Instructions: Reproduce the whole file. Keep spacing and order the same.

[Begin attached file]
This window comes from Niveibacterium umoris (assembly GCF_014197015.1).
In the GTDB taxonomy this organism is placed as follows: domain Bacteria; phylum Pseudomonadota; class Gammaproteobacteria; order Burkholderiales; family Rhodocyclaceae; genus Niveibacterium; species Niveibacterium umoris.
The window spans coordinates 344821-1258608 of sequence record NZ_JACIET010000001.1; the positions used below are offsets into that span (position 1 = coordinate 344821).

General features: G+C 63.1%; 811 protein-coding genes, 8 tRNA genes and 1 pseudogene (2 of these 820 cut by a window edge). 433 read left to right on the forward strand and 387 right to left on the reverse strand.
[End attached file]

This window comes from Niveibacterium umoris (assembly GCF_014197015.1).
In the GTDB taxonomy this organism is placed as follows: domain Bacteria; phylum Pseudomonadota; class Gammaproteobacteria; order Burkholderiales; family Rhodocyclaceae; genus Niveibacterium; species Niveibacterium umoris.
The window spans coordinates 344821-1258608 of sequence record NZ_JACIET010000001.1; the positions used below are offsets into that span (position 1 = coordinate 344821).

General features: G+C 63.1%; 811 protein-coding genes, 8 tRNA genes and 1 pseudogene (2 of these 820 cut by a window edge). 433 read left to right on the forward strand and 387 right to left on the reverse strand.